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Be careful what you wish for
Eli Whitney’s labor-saving (!?) invention (Moments that Made America)
The law of unintended consequences is a persistent and powerful force in human history. Eli Whitney did not intend to expand the realm of slavery in America when he invented the cotton gin. If anything, he hoped his invention would reduce the demand for enslaved labor. But expanding slavery is exactly what Eli Whitney accomplished.
On a visit to a Southern plantation not long after graduating from college, Whitney observed what a laborious process the separating of cotton seeds from cotton fibers was. A worker might spend a whole day cleaning the seeds from a single pound of cotton fiber.
From boyhood, Whitney had possessed an inventive mind, and he thought there had to be a better way. He soon discovered one. He devised a hand-powered engine that pulled the cotton fibers through a mesh that separated out the cotton seeds. This “gin”—short for engine—allowed a worker to clean fifty pounds of cotton in a day. In other words, one worker now did the work of fifty.
Whitney patented his invention in 1794, and soon the cotton gin was in operation on plantations throughout the South.
At first blush, the cotton gin fueled the hopes of those who looked to modernization to allow the elimination of slavery from the United States. This group included many slaveholders, prominent men such as George Washington and Thomas Jefferson, who winced at the contradiction between the equalitarian ideals of the new American republic and the gross inequality of slavery. Modernization was allowing the Northern states to dispense with slavery; Washington and Jefferson hoped it would do the same in the South.
Whitney’s invention greatly reduced the need for labor in the cleaning of cotton; other inventions might do the same in the growing of cotton. Washington and Jefferson looked on slavery as nothing better than a necessary evil: necessary to the operation of the Southern economy, evil in its treatment of the slaves themselves, starting with their lack of freedom. Inventions like Whitney’s cotton gin promised to make slavery less necessary, allowing clearer focus on its evils, which would lead to its eradication.
That’s not how things turned out. In fact, the cotton gin increased the demand for enslaved labor in the South, rather than decreasing it. The cleaning process had been the bottleneck in the cotton-production process; by eliminating the bottleneck, Whitney dramatically reduced the cost of producing cotton fiber. Cotton cloth, woven from from cotton fiber, had previously been a luxury item, with its market confined to the wealthy; now it became a mass-consumption item purchased by ordinary people.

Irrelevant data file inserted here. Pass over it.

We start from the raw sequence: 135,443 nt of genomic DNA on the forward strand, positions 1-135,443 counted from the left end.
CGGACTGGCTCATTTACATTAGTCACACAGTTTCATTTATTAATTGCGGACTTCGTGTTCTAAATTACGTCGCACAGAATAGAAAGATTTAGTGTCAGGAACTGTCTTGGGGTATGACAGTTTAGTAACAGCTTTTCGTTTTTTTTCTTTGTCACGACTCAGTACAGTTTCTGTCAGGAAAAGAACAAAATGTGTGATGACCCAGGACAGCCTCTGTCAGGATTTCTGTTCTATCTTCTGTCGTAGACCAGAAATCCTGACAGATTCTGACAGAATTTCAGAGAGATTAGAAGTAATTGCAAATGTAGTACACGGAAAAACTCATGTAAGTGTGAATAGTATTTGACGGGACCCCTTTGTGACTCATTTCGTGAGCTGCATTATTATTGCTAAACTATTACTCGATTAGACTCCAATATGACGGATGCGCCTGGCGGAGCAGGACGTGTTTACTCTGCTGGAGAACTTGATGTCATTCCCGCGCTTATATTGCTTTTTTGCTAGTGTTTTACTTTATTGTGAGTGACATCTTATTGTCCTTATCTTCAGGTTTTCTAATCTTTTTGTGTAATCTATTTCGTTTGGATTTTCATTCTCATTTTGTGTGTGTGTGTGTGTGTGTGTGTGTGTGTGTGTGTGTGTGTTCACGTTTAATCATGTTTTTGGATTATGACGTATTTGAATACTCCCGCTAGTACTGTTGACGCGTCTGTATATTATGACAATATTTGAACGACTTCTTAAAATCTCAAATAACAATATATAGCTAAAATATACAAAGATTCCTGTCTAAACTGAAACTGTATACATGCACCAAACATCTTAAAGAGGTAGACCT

As demand for cotton soared, so did demand for all the factors that went into cotton production. New lands, taken from Indian tribes by treaty, guile and force, were opened to cotton cultivation on the Gulf Coast Plain. The new plantations required thousands upon thousands of new slaves. The market price of slaves rose sharply, until they typically were the most valuable part of the property of plantation owners in the South.
The cotton boom breathed new life into slavery even in those states that didn’t grow much cotton. Tobacco, the cash-crop precursor to cotton, had worn out the soil in Virginia and other older states. George Washington had diversified out of tobacco before he died, hoping the end of tobacco might foretell the end of slavery.
But planters in those older states found a new cash crop: slaves. Compared to the West Indies and Brazil, the United States was a healthful place for enslaved men and women, who reproduced at a steady rate. Their offspring could be, and were, sold to the new plantations in the cotton belt from Alabama to Texas.
As the number and value of slaves grew, so did resistance by their owners to the idea of emancipation. The hope of Washington and Jefferson that the South would willingly end slavery vanished. Slavery became more entrenched than ever. And it became more aggressively expansionist, for in expansion lay future profits.
As for Eli Whitney, he never made much money from his invention. The basic concept of the cotton gin was straightforward, and copycats undercut his patent.
Yet he had other tricks up his sleeve. He pioneered a new method of producing guns for the United States army, based on the principle of interchangeable parts. Much as the cotton gin had lowered the price of cotton cloth, so Whitney’s method reduced the price of weapons—making them far more available when Southern expansionism encountered Northern resistance, and America exploded into civil war. By then Whitney was long dead, and so didn’t have to reflect that one of his inventions helped cause the Civil War, while another made it especially deadly.